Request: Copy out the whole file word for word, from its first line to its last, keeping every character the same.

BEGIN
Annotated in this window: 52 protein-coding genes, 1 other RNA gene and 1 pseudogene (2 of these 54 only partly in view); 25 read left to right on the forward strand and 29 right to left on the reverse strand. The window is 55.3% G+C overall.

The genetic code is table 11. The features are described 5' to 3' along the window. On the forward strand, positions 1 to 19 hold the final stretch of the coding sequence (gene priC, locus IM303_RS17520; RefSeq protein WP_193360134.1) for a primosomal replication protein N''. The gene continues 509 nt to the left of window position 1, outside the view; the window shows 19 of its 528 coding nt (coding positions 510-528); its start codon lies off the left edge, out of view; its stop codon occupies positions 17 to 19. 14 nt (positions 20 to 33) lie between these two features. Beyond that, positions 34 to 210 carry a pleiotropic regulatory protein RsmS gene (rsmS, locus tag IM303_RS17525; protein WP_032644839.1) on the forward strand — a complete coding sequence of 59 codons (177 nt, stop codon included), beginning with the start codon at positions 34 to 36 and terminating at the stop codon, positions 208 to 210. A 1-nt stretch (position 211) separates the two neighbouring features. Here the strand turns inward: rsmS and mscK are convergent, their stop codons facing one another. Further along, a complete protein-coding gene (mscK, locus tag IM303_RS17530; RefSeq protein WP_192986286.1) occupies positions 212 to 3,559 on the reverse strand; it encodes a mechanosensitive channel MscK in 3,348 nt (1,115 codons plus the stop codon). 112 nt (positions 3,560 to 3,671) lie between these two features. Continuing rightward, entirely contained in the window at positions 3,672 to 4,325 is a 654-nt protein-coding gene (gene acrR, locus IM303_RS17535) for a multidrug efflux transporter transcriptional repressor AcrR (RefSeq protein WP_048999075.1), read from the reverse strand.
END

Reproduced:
Annotated in this window: 52 protein-coding genes, 1 other RNA gene and 1 pseudogene (2 of these 54 only partly in view); 25 read left to right on the forward strand and 29 right to left on the reverse strand. The window is 55.3% G+C overall.

The genetic code is table 11. The features are described 5' to 3' along the window. On the forward strand, positions 1 to 19 hold the final stretch of the coding sequence (gene priC, locus IM303_RS17520; RefSeq protein WP_193360134.1) for a primosomal replication protein N''. The gene continues 509 nt to the left of window position 1, outside the view; the window shows 19 of its 528 coding nt (coding positions 510-528); its start codon lies off the left edge, out of view; its stop codon occupies positions 17 to 19. 14 nt (positions 20 to 33) lie between these two features. Beyond that, positions 34 to 210 carry a pleiotropic regulatory protein RsmS gene (rsmS, locus tag IM303_RS17525; protein WP_032644839.1) on the forward strand — a complete coding sequence of 59 codons (177 nt, stop codon included), beginning with the start codon at positions 34 to 36 and terminating at the stop codon, positions 208 to 210. A 1-nt stretch (position 211) separates the two neighbouring features. Here the strand turns inward: rsmS and mscK are convergent, their stop codons facing one another. Further along, a complete protein-coding gene (mscK, locus tag IM303_RS17530; RefSeq protein WP_192986286.1) occupies positions 212 to 3,559 on the reverse strand; it encodes a mechanosensitive channel MscK in 3,348 nt (1,115 codons plus the stop codon). 112 nt (positions 3,560 to 3,671) lie between these two features. Continuing rightward, entirely contained in the window at positions 3,672 to 4,325 is a 654-nt protein-coding gene (gene acrR, locus IM303_RS17535) for a multidrug efflux transporter transcriptional repressor AcrR (RefSeq protein WP_048999075.1), read from the reverse strand.